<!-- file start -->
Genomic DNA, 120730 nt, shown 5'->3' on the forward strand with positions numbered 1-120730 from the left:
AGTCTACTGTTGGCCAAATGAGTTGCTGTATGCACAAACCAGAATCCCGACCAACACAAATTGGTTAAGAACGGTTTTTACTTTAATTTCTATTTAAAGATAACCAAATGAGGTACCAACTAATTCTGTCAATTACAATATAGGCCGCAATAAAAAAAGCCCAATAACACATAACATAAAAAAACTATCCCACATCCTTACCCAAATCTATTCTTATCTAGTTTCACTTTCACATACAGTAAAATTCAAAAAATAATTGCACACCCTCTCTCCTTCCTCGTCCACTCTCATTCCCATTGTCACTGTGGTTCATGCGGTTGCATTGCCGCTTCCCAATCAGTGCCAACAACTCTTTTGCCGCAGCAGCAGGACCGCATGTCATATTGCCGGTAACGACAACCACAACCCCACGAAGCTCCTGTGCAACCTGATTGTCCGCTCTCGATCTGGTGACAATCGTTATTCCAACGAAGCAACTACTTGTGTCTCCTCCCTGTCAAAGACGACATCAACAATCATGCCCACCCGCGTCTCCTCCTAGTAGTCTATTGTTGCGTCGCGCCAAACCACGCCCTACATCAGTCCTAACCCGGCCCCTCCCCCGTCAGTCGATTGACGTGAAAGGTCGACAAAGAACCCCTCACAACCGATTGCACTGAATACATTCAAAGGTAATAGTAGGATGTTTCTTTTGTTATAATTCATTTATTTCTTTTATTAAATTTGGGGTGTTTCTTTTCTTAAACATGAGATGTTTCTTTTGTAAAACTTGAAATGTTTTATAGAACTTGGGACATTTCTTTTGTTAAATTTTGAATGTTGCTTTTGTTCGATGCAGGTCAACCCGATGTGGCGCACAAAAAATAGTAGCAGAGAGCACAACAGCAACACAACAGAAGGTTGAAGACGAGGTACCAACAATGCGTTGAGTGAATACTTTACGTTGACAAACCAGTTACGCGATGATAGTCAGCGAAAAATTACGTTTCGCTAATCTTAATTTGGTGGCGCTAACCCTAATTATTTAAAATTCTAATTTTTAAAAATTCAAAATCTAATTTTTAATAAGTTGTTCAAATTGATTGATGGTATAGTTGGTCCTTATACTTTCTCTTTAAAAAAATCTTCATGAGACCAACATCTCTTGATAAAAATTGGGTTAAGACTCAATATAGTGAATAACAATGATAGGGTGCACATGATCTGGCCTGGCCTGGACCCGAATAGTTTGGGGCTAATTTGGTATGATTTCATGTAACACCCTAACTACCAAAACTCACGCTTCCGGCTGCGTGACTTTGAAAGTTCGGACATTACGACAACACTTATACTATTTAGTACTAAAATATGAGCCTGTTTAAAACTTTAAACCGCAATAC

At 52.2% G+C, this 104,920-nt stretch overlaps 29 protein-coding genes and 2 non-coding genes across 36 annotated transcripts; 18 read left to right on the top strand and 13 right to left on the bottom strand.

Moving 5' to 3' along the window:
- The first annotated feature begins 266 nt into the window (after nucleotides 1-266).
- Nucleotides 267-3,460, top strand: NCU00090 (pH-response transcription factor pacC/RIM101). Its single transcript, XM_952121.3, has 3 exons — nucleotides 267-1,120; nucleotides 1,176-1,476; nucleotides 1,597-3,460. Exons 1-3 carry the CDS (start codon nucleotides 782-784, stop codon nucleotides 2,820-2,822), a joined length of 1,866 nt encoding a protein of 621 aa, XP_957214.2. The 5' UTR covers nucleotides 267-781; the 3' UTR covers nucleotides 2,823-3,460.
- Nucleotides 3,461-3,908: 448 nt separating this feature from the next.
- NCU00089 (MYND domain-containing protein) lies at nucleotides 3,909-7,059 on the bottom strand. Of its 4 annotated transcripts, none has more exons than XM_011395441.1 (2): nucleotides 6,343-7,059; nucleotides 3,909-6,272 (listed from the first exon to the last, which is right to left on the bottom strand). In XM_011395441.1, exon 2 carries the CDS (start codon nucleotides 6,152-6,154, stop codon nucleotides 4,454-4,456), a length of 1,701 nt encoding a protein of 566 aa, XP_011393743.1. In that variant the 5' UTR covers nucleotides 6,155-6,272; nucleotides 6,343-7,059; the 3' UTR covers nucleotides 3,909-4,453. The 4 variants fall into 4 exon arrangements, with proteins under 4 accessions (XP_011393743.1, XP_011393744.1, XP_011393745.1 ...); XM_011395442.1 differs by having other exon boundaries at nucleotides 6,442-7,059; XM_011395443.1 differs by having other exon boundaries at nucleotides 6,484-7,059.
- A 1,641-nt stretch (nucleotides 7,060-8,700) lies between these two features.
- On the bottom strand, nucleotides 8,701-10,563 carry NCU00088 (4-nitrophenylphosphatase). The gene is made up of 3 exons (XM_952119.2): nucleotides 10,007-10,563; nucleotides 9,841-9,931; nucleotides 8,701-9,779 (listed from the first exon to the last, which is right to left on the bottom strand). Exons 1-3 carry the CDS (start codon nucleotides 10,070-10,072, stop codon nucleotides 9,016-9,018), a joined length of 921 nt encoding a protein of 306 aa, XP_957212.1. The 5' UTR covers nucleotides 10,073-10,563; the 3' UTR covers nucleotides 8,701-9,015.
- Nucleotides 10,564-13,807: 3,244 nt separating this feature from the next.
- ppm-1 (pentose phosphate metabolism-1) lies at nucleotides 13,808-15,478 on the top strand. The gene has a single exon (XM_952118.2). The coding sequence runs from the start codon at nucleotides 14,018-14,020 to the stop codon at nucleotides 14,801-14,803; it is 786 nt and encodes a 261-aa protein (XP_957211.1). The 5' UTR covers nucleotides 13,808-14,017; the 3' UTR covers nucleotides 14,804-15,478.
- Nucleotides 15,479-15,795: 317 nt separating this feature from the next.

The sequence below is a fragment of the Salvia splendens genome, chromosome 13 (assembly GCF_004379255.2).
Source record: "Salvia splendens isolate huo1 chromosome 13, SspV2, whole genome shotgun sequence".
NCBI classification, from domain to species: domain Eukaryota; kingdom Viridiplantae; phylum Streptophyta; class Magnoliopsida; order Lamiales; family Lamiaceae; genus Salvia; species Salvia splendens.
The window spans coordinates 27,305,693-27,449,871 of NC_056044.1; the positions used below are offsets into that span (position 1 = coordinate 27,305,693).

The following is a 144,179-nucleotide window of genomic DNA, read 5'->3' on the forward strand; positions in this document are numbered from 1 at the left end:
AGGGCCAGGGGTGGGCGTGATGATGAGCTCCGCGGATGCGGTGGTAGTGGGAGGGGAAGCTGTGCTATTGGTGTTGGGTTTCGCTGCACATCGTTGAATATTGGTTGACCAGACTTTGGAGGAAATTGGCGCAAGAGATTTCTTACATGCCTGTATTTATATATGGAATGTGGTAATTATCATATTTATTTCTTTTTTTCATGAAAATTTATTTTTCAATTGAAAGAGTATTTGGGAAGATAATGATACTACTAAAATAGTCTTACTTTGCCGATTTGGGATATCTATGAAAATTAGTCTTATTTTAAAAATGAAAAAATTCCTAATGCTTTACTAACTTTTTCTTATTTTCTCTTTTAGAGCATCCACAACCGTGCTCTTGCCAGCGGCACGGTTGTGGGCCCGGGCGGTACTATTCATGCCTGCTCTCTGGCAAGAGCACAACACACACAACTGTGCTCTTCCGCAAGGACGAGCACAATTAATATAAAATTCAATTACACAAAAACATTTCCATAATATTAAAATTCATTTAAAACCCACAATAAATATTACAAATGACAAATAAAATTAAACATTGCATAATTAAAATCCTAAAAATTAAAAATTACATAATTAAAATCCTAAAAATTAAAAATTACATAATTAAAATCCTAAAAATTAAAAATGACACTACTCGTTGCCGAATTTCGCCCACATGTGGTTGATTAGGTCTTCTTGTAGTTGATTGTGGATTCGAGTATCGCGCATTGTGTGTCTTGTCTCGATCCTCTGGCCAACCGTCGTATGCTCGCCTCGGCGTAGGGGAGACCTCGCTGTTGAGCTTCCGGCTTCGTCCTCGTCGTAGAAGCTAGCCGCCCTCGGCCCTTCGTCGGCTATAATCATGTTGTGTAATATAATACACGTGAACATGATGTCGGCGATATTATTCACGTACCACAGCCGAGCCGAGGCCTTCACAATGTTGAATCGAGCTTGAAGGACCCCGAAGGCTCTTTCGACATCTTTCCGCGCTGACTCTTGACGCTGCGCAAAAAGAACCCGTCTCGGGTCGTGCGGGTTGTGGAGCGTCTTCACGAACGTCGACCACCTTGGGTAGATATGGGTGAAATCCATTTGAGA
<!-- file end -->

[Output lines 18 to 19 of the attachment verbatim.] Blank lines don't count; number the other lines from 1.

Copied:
The following is a 144,179-nucleotide window of genomic DNA, read 5'->3' on the forward strand; positions in this document are numbered from 1 at the left end:
AGGGCCAGGGGTGGGCGTGATGATGAGCTCCGCGGATGCGGTGGTAGTGGGAGGGGAAGCTGTGCTATTGGTGTTGGGTTTCGCTGCACATCGTTGAATATTGGTTGACCAGACTTTGGAGGAAATTGGCGCAAGAGATTTCTTACATGCCTGTATTTATATATGGAATGTGGTAATTATCATATTTATTTCTTTTTTTCATGAAAATTTATTTTTCAATTGAAAGAGTATTTGGGAAGATAATGATACTACTAAAATAGTCTTACTTTGCCGATTTGGGATATCTATGAAAATTAGTCTTATTTTAAAAATGAAAAAATTCCTAATGCTTTACTAACTTTTTCTTATTTTCTCTTTTAGAGCATCCACAACCGTGCTCTTGCCAGCGGCACGGTTGTGGGCCCGGGCGGTACTATTCATGCCTGCTCTCTGGCAAGAGCACAACACACACAACTGTGCTCTTCCGCAAGGACGAGCACAATTAATATAAAATTCAATTACACAAAAACATTTCCATAATATTAAAATTCATTTAAAACCCACAATAAATATTACAAATGACAAATAAAATTAAACATTGCATAATTAAAATCCTAAAAATTAAAAATTACATAATTAAAATCCTAAAAATTAAAAATTACATAATTAAAATCCTAAAAATTAAAAATGACACTACTCGTTGCCGAATTTCGCCCACATGTGGTTGATTAGGTCTTCTTGTAGTTGATTGTGGATTCGAGTATCGCGCATTGTGTGTCTTGTCTCGATCCTCTGGCCAACCGTCGTATGCTCGCCTCGGCGTAGGGGAGACCTCGCTGTTGAGCTTCCGGCTTCGTCCTCGTCGTAGAAGCTAGCCGCCCTCGGCCCTTCGTCGGCTATAATCATGTTGTGTAATATAATACACGTGAACATGATGTCGGCGATATTATTCACGTACCACAGCCGAGCCGAGGCCTTCACAATGTTGAATCGAGCTTGAAGGACCCCGAAGGCTCTTTCGACATCTTTCCGCGCTGACTCTTGACGCTGCGCAAAAAGAACCCGTCTCGGGTCGTGCGGGTTGTGGAGCGTCTTCACGAACGTCGACCACCTTGGGTAGATATGGGTGAAATCCATTTGAGA